Grab a cup of tea and enjoy some eye candy this month. (Pretend you've actually taken the time to drive downtown--wherever that is--to visit your local art museum. But so you don't have to, I'm sharing wonderful art finds with you in the comfort of your own home.) I love how so much of classical art is centered around the "greatest story ever told," the most important events in history--the birth, death and resurrection of Jesus Christ.
All of the following are from The Dayton Art Institute, Dayton, Ohio, which is housed in a beautiful building. Drivers going through Dayton on I675 get a perfect view of it.
(Click on the images, below, to get a larger view.)
THE HOLY FAMILY
attributed to Michelangelo Anselmi
Ital., First half of sixteenth century
Painted on a piece of leather covered with metal foil
JUDITH WITH THE HEAD OF HOLOFERNES
Carlo Saraceni (1579-1620) Oil on Canvas
Judith as conqueress was a popular theme for painters. Check out this page for more august renderings of this momentous event in ancient Israel's history. (A BBC website says this painting is in Sheffield, England. They must have old information. The Dayton piece says, "Purchased with funds provided by the Five Twenty Five something or other." so either that BBC website has old information, or--horrors--somebody has a forgery, ha!)
William Adolphe Bouguereau, French, (1835-1905)
My delight knew no bounds when I came upon this painting in our own Dayton Museum! Bouguereau is one of my favorite artists, after Monet, Mary Cassatt, and other impressionists.
I didn't capture a photo of the name of this painting and a quick online look failed to reveal it. It is unmistakable as his work, however, as you can see from other of his works on this page. Interestingly, I have a niece with a face remarkably similar to the girl in this portrait (and in many of his works). She has the face of perfect Victorian beauty.
THE ANGEL APPEARING BEFORE THE SHEPHERDS, 1870
Thomas Buchanan Read, American, (1822-1872)
Oil on Canvas
Read was a Cincinnati, Ohio, native, since the age of 10 until his death.
LAKE EDEN, VERMONT, 1944
Grandma Moses, American (1860-1961)
Oil on Pressed Wood
ADORATION OF THE MAGI
Giuseppe Cesari, Ital. 1506-1641
MADONNA IN HER MATERNITY
William O. Partridge
1892? (poor photo, sorry!)
William's wife served as the model
PORTRAIT OF MACHTELD VAN DER GRAEFF, 1641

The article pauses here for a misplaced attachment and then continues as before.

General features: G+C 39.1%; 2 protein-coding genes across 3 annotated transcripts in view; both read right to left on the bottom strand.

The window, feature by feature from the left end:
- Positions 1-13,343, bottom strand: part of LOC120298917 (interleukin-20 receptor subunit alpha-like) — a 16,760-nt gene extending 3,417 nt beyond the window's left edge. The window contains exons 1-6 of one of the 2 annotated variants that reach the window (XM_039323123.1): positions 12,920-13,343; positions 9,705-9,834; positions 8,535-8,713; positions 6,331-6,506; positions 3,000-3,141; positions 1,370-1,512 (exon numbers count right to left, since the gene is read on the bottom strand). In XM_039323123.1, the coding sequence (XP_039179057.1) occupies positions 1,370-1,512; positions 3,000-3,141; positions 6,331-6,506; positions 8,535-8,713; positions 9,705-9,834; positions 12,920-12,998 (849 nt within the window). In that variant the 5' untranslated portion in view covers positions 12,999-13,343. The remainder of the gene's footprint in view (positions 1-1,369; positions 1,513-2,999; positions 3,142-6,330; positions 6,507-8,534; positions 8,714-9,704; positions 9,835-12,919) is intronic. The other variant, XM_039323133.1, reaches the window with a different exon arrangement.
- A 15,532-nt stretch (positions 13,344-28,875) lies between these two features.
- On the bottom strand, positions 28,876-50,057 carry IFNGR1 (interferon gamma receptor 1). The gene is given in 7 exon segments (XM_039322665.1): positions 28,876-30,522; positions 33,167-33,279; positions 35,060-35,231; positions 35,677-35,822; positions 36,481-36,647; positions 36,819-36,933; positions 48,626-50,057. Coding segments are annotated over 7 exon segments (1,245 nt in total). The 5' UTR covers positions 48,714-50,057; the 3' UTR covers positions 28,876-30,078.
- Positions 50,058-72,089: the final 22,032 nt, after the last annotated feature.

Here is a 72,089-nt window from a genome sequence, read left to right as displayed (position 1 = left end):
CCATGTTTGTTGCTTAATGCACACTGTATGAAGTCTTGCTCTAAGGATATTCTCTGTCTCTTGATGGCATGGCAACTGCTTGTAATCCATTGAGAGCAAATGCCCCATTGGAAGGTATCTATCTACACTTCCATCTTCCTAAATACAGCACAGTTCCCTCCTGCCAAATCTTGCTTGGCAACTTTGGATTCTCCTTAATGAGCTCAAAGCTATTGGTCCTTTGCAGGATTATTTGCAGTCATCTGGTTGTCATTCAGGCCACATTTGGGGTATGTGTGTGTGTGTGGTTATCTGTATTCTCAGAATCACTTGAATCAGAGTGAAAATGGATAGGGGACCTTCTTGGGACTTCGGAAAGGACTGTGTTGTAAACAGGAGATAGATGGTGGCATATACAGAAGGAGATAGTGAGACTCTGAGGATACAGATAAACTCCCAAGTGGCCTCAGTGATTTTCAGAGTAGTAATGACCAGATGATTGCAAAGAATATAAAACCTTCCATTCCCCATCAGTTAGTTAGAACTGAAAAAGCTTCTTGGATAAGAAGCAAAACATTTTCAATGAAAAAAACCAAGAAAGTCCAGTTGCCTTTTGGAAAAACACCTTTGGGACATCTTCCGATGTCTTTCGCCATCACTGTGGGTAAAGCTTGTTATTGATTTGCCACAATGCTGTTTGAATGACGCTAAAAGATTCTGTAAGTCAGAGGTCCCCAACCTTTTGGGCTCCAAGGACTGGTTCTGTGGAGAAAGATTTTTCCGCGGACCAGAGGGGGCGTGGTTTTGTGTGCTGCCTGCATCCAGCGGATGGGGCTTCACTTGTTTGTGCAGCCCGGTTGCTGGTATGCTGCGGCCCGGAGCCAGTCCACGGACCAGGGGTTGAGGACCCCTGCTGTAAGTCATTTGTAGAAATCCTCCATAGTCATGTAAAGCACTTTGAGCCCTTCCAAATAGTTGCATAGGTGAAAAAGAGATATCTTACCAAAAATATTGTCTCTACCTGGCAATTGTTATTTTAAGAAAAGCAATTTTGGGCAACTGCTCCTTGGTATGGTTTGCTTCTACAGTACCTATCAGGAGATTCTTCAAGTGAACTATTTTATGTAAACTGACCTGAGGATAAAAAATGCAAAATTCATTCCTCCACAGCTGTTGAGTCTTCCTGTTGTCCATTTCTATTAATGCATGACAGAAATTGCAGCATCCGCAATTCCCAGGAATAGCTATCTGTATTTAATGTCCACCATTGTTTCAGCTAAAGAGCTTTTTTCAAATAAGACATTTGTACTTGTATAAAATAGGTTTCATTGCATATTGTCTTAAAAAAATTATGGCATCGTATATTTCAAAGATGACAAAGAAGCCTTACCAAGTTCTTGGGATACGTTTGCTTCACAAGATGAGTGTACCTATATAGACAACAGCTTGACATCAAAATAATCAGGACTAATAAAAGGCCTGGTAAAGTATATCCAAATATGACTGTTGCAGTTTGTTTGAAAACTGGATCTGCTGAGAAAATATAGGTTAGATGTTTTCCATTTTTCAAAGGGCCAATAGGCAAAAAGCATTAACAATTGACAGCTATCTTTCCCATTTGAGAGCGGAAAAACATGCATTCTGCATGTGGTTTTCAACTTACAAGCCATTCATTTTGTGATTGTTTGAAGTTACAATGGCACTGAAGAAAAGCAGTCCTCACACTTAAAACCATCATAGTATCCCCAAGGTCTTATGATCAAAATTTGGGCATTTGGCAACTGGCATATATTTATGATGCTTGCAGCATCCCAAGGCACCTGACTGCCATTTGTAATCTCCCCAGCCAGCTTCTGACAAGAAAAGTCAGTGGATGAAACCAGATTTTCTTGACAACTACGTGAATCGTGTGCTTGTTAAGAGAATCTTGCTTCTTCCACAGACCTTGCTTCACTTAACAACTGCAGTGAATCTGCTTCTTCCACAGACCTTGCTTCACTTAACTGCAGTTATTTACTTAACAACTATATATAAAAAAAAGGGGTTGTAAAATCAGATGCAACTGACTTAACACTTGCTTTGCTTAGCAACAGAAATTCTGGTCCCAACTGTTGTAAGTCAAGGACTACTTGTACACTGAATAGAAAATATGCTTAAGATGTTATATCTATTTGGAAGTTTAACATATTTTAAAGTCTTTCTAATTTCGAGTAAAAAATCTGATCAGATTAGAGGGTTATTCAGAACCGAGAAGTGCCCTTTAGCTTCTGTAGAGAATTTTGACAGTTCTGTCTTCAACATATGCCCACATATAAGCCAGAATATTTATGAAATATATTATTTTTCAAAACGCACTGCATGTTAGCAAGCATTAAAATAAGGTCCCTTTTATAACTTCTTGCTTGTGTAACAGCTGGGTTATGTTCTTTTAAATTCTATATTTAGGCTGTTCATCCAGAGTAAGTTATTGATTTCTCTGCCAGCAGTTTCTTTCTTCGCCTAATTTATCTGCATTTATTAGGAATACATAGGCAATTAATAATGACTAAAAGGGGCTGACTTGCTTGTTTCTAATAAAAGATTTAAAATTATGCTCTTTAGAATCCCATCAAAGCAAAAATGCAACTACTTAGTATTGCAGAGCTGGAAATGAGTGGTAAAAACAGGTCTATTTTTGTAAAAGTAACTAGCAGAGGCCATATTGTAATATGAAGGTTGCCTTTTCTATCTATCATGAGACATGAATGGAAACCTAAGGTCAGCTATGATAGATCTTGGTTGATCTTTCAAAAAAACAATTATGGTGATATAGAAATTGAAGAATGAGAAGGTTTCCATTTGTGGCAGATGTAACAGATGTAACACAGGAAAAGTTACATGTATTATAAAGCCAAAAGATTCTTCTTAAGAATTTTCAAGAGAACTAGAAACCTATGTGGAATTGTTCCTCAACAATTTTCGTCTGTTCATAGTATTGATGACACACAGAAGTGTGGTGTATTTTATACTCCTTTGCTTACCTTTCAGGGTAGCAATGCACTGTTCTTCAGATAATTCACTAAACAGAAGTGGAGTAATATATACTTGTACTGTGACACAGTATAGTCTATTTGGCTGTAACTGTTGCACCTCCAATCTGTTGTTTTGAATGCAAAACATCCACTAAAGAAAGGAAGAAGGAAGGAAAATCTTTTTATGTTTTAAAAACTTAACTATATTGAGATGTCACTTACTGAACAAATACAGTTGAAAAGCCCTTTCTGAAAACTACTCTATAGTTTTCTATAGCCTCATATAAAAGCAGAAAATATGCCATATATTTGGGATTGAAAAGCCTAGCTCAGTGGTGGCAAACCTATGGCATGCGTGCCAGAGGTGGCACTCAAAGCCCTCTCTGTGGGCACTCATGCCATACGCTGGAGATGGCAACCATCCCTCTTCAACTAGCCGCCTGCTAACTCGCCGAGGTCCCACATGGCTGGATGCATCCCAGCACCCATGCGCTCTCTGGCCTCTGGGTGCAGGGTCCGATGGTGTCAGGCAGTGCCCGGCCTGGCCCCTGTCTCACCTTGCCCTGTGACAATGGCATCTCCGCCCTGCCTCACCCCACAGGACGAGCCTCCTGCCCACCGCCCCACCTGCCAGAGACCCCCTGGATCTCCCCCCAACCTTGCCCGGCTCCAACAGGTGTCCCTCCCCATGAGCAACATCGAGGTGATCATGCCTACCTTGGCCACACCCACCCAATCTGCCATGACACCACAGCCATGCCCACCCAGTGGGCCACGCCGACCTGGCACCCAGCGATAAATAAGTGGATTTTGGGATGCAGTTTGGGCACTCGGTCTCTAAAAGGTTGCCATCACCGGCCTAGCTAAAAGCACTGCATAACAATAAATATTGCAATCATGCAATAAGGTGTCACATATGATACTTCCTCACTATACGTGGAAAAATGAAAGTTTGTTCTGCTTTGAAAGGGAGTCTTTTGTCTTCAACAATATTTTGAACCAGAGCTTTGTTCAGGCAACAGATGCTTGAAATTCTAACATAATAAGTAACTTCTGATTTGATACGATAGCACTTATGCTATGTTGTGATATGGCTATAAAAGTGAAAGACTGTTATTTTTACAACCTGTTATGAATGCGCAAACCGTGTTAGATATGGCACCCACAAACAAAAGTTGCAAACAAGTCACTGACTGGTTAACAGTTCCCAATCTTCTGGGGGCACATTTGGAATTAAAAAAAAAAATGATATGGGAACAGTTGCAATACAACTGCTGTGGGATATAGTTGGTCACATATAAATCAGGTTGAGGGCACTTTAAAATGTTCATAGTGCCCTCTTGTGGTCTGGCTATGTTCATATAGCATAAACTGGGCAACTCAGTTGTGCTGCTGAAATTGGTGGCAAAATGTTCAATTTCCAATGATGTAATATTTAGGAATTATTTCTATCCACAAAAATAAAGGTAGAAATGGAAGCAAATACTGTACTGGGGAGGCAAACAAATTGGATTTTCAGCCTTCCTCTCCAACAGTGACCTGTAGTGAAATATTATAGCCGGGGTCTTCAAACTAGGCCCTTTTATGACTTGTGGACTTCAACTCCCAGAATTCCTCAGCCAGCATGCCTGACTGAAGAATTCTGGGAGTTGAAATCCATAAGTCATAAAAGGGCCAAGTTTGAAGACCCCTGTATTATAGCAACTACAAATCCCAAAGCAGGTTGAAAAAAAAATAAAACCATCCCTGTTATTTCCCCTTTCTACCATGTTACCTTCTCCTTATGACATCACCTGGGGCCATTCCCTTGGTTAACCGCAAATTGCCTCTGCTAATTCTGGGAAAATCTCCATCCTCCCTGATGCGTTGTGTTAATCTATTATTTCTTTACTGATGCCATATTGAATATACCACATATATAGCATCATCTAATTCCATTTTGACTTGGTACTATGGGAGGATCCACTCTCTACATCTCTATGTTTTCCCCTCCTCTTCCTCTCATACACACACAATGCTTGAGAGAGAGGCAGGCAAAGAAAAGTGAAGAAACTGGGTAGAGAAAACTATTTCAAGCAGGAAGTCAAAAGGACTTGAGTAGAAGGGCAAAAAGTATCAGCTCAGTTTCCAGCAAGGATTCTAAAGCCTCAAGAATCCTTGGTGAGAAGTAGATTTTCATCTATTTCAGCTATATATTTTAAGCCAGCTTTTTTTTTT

Jacob Willemsz Delff
Dutch (1619-1661), Oil on Wood Panel
BLISSFUL HOURS, 1885
Samuel Richards, (1853-1893) American"A native of Indiana, Richards painted this image in Munich, Germany and described its sentimental subject matter, typical of many late 19th-century works, in a letter: 'It represents a Village maiden musing over her approaching wedding, busy with the last touches upon her bridal dress; you can see by the fresh-made tea placed upon the table, and the chair placed near that she is waiting for her lover who will come now any moment...'"
I would not have guessed any of the above! Would you?
Below are two close-ups of this beautiful painting:
How obvious! (In hindsight, anyway.) The cup awaiting the lover!
So there you have an eclectic mix of styles and subject matter. Next month, I'll post more photos from this same museum--these with one thing in common, and which makes them special to this regency writer's heart: They are all either late Georgian or Regency era! Be sure to stop by on April 20th!
Do you love art? Who is your favorite painter or painters?
Linore Rose Burkard is best known for Christian Regency novels with Harvest House Publishers, and now also writes YA/Suspense as L.R.Burkard. Linore teaches workshops for writers with Greater Harvest Workshops in Ohio, is a mother of five, and still homeschools her youngest daughter—preferably with coffee in one hand, and iPad in the other. For free PDFs subscribe to Linore's mailing list at either of her websites.
RESILIENCE: Only the resilient can survive. But at what cost?Pre-Order the exciting sequel to PULSE! Available exclusively on Amazon for only $3.99!
Now that an EMP has sent the United States into a seeming Dark Age, society has fallen apart at the seams. Andrea, Lexie and Sarah must survive despite the loss of technology, electricity, and worse, the threats of marauders and lawless opportunists. The appearance of FEMA camps might be reassuring except the military seems determined to force civilians to enter them. Is the US government also a threat?...